image from here
highlighting added by Natasha
The first few centuries of Quebec's history were defined by an ongoing struggle between the English and French. Initially the French had the upper hand; Jacques Cartier claimed the land for France in 1534, Samuel de Champlain established Quebec City in the early 1600's, and Montreal was founded few decades later. However, there were numerous battles with the English in the 17th and 18th centuries, and the English eventually won a decisive victory at the Plains of Abraham in 1759.
Another key part of Quebec's history were the voyageurs, fur traders who traveled from the St. Lawrence River, through the Great Lakes, and all the way to Saskatchewan by canoe to trade with Native peoples and sell their goods. They were responsible for much of the European exploration of the late 17th century, and are an essential part of Quebecois folklore.
Although the British were in control from the mid-18th century onward, the province still had very strong French roots, and the Catholic church played a crucial role in the province's social, religious and cultural life for the next 200 years.
More recently, the Quiet Revolution of the 1960's saw an upheaval of this social order, with more liberal, secular values taking the place of the rigid, conservative church/state control that had been in place for generations.
Montreal and Quebec City are both known for having a European feel to them, with lots of cafes and great restaurants. However, Montreal's well-established Jewish community has also made its own gastronomic contributions, with delicacies such as Montreal bagels (and yes, these are totally different from bagels in Toronto!), smoked meat and deli food of all sorts.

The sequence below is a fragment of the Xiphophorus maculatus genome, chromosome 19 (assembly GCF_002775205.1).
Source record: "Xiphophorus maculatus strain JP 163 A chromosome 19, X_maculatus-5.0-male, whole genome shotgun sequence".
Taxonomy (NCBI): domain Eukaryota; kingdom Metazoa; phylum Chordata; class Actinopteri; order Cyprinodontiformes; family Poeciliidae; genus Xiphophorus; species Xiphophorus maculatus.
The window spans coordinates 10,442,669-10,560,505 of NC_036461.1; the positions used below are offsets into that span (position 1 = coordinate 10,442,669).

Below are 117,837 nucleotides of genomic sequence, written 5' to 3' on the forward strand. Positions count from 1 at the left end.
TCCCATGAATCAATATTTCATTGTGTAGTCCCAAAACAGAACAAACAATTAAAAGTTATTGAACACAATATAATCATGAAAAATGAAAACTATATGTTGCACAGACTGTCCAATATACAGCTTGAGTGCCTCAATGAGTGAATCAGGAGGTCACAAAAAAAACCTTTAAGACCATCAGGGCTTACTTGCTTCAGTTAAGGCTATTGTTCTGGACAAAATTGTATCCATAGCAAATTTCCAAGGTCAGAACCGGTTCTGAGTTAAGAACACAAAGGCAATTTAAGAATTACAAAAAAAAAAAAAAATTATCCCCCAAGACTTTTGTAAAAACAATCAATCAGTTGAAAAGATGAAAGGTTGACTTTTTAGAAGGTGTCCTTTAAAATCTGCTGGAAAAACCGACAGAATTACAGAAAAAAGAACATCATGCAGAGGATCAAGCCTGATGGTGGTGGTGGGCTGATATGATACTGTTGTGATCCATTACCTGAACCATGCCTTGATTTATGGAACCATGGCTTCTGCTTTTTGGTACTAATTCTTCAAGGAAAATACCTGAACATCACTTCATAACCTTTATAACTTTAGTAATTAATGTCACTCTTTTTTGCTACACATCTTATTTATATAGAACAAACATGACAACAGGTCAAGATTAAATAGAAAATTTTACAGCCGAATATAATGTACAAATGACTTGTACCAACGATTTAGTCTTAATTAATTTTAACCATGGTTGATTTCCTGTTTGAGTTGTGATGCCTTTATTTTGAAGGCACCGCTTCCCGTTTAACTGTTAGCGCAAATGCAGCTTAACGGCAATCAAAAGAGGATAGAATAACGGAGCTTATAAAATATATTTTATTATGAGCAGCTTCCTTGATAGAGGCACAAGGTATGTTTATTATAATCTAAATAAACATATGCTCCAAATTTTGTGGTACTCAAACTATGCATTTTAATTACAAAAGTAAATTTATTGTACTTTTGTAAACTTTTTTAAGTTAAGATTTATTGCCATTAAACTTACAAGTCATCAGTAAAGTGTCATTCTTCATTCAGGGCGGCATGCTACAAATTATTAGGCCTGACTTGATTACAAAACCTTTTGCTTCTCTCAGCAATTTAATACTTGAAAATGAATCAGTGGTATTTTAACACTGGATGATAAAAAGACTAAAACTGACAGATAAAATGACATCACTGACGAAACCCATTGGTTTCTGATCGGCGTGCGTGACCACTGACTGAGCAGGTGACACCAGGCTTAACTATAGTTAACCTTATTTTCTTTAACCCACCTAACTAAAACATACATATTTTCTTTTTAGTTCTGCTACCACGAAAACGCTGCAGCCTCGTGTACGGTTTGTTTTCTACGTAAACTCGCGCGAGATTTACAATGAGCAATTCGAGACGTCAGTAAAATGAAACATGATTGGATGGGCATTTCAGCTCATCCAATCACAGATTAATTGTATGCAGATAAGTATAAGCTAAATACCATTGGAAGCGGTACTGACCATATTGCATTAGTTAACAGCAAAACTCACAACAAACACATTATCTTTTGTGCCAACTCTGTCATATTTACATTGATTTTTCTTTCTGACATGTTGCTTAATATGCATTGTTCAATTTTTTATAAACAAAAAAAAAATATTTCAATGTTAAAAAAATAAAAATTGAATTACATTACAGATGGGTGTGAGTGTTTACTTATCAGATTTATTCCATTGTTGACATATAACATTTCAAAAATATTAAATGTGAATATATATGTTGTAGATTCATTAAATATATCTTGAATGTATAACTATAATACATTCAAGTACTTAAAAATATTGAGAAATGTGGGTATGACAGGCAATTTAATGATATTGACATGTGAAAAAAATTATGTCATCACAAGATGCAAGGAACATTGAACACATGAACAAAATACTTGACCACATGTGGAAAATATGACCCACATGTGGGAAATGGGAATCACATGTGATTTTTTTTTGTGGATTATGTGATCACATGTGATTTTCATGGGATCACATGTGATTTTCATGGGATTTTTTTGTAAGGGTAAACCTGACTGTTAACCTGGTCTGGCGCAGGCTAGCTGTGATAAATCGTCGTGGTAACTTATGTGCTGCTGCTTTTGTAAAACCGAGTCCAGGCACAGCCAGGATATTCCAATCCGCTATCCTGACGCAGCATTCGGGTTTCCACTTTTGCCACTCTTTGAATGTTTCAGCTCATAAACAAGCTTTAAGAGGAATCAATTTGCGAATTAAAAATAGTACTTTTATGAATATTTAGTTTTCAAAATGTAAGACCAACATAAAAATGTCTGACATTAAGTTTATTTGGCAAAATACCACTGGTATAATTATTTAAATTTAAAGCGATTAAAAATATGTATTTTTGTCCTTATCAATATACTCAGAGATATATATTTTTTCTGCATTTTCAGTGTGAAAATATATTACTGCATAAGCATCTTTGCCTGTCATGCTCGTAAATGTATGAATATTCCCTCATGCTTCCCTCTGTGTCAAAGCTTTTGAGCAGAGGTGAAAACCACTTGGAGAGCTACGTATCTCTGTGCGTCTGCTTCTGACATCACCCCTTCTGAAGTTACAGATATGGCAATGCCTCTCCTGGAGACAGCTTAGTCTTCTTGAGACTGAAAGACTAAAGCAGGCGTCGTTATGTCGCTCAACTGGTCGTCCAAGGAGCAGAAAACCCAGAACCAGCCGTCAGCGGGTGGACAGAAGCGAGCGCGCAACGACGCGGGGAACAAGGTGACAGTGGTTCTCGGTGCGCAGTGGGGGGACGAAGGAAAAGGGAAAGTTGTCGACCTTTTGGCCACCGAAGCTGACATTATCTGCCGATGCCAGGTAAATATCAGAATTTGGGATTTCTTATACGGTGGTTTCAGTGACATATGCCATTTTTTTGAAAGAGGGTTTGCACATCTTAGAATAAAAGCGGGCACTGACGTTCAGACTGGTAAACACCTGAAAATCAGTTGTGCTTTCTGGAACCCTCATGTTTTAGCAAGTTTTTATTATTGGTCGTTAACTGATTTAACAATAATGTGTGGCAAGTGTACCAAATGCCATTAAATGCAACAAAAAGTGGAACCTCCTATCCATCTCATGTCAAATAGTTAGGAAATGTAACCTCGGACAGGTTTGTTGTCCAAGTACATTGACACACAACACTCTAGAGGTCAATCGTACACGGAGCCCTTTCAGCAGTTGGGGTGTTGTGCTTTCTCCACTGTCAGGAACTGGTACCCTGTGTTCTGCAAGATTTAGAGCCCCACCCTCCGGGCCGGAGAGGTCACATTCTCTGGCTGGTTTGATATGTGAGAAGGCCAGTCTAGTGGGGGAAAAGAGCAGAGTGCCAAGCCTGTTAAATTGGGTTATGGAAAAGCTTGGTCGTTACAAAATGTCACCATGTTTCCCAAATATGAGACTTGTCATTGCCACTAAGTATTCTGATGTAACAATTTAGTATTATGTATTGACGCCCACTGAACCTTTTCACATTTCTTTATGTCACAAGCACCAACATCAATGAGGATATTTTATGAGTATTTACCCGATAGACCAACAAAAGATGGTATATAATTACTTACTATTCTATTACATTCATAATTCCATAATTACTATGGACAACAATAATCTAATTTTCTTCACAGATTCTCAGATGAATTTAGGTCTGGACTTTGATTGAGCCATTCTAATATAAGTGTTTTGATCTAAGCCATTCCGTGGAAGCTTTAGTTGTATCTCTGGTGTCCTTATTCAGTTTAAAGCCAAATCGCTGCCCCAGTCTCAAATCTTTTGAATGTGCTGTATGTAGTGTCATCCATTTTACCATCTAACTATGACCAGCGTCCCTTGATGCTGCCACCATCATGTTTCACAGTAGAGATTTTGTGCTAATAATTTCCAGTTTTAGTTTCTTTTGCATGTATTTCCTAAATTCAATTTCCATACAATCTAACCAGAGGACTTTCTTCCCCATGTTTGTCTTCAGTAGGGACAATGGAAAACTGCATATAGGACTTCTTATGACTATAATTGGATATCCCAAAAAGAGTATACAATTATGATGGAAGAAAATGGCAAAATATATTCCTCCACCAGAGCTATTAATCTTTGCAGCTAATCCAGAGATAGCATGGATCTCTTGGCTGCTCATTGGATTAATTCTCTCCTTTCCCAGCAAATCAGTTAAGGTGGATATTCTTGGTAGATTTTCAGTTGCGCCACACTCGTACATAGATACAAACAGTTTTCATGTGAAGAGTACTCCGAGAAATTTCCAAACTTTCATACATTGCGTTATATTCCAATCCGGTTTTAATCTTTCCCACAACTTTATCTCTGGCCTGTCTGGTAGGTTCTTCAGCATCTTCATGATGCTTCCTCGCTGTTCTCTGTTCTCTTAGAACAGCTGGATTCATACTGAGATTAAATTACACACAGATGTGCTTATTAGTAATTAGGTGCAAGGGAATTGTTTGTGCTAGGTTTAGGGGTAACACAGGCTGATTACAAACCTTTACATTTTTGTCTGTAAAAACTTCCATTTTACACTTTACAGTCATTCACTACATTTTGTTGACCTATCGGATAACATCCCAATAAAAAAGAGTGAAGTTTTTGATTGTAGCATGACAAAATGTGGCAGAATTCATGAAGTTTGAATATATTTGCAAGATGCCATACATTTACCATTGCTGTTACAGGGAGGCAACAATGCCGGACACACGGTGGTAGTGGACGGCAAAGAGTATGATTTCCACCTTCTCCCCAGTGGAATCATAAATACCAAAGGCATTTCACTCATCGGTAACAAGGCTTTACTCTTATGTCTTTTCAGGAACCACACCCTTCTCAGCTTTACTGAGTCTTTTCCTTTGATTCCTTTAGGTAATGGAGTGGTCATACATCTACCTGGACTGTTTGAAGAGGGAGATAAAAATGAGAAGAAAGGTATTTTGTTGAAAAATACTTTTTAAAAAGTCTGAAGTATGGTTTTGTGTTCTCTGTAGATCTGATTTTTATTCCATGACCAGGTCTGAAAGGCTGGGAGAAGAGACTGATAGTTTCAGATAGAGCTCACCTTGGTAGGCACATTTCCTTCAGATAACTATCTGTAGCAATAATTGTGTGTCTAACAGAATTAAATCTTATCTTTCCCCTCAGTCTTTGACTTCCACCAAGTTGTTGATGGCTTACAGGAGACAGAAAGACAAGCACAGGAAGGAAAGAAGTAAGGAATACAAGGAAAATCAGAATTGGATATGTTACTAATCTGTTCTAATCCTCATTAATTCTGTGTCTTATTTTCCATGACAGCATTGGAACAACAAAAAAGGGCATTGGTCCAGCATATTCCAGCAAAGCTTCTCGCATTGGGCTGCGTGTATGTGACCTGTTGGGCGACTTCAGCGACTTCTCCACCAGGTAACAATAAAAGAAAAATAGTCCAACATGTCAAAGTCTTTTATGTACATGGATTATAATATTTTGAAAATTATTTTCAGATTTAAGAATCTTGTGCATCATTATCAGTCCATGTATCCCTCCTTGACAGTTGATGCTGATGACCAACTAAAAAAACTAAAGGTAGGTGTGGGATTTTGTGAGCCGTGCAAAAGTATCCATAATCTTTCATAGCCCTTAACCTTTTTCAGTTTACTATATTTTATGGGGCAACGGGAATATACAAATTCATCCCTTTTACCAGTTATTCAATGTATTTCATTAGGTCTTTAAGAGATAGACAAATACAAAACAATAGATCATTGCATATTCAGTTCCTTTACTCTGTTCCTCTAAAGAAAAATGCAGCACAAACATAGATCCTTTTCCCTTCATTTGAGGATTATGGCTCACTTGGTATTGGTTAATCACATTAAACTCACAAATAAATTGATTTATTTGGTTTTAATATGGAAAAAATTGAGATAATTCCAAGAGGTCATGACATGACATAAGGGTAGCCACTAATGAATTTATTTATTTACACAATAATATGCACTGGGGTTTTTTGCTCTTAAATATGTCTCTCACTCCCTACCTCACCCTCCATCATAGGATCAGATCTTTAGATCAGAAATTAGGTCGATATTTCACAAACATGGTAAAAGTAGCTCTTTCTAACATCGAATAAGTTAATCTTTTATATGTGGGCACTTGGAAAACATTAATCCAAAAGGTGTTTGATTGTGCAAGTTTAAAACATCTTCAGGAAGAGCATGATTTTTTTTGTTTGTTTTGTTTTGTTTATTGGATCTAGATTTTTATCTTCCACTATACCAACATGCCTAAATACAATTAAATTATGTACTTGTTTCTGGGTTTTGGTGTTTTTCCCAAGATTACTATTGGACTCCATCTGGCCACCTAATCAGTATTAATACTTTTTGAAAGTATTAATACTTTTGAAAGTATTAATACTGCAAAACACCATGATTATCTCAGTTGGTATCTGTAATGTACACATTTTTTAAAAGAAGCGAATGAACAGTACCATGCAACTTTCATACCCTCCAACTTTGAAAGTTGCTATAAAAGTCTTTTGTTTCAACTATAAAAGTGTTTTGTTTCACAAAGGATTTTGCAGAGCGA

A local favourite which has recently gained more widespread appeal is poutine, which is fries topped with gravy and cheese curds. Recent variations on this theme have included pulled pork, maple syrup, and even butter chicken (!), but I much prefer the original, preferably purchased from some greasy-spoon diner in Montreal.
Language and Culture
As you may recall, Quebec is not an officially bilingual province -- its only official language is French and, outside of Montreal (which is quite bilingual), this is definitely the dominant language. This has resulted in a separate ecosystem of French TV shows, magazines, and pop stars, who are wildly popular in Quebec, but virtually unknown elsewhere in Canada. Notably, Celine Dion got her start as a teen star in the French music scene in the early 80's, before attaining more widespread fame in the 1990's. However, she has continued to release French-language albums alongside her English albums, and these have generally done very well in French Canada.
Natasha and her friend Sarah at a "Keep Canada Together" rally in Montreal
Another photo of the 1995 rallyPersonal anecdotes
You may have gotten this far and found yourself wondering "Why on earth did Dave decide to jump in and write this blog post?" Well, my dad was born and raised in Montreal, and I spent many long weekends, stretches of summer vacation, etc., as a kid visiting my grandparents there, as Montreal was "only" an eight-hour drive from my hometown (near Kitchener/Waterloo).